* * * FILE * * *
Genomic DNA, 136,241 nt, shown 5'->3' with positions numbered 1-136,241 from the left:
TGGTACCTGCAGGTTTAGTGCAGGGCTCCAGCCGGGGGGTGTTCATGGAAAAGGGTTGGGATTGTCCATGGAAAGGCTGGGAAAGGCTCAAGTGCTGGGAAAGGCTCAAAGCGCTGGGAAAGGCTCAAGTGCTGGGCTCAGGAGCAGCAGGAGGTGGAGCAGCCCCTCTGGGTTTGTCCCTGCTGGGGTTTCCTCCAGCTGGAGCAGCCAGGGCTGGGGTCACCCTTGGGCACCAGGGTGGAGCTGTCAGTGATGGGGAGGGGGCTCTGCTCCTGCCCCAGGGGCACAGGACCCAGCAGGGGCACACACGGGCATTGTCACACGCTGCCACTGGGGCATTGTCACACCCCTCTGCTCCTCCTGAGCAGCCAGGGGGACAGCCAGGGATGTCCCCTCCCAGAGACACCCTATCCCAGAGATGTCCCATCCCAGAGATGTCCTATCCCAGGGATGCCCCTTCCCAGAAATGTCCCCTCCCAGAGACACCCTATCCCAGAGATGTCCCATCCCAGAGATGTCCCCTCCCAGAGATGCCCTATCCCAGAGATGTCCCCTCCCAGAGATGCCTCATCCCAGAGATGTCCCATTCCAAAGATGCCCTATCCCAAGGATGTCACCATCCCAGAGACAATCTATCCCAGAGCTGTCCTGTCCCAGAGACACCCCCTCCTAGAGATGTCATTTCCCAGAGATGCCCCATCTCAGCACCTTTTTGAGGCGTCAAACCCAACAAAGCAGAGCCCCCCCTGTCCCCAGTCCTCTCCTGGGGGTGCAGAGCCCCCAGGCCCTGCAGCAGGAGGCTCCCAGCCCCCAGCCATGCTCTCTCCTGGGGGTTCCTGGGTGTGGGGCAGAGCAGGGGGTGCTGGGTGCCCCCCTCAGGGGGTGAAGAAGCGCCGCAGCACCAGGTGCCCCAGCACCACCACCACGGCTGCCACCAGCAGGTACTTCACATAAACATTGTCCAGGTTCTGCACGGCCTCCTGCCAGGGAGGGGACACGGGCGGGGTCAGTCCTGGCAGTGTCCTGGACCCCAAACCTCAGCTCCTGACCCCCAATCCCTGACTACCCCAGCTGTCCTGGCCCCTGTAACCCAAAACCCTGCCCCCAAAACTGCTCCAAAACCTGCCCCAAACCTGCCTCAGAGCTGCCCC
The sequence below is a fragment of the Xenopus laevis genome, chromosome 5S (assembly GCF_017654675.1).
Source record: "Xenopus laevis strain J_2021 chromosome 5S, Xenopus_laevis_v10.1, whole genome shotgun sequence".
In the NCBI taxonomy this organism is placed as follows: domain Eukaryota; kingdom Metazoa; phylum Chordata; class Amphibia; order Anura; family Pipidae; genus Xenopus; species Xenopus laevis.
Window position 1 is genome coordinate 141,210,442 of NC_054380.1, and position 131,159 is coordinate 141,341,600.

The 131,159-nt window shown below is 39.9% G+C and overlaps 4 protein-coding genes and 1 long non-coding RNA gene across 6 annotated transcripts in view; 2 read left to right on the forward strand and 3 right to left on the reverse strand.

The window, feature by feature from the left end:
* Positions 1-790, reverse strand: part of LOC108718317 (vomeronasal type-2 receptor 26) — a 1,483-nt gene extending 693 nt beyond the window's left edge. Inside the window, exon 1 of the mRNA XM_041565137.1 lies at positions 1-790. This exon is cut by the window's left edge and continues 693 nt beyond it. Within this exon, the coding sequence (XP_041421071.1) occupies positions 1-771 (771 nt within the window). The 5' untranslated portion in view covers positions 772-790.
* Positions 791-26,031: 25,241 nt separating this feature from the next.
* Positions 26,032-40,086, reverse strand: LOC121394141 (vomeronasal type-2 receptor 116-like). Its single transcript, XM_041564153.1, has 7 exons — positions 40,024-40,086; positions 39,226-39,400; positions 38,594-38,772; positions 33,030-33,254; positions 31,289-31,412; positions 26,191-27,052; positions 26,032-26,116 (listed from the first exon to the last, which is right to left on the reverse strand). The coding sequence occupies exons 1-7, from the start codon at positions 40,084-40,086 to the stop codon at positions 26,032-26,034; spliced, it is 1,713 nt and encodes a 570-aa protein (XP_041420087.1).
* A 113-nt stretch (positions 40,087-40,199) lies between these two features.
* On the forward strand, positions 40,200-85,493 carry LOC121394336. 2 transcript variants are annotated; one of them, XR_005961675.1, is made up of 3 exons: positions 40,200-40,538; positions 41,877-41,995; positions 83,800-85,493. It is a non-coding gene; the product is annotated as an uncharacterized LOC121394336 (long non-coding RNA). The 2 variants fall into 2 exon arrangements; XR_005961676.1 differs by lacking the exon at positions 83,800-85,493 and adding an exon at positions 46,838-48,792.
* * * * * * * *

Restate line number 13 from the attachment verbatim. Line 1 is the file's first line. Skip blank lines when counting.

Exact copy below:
* On the forward strand, positions 40,200-85,493 carry LOC121394336. 2 transcript variants are annotated; one of them, XR_005961675.1, is made up of 3 exons: positions 40,200-40,538; positions 41,877-41,995; positions 83,800-85,493. It is a non-coding gene; the product is annotated as an uncharacterized LOC121394336 (long non-coding RNA). The 2 variants fall into 2 exon arrangements; XR_005961676.1 differs by lacking the exon at positions 83,800-85,493 and adding an exon at positions 46,838-48,792.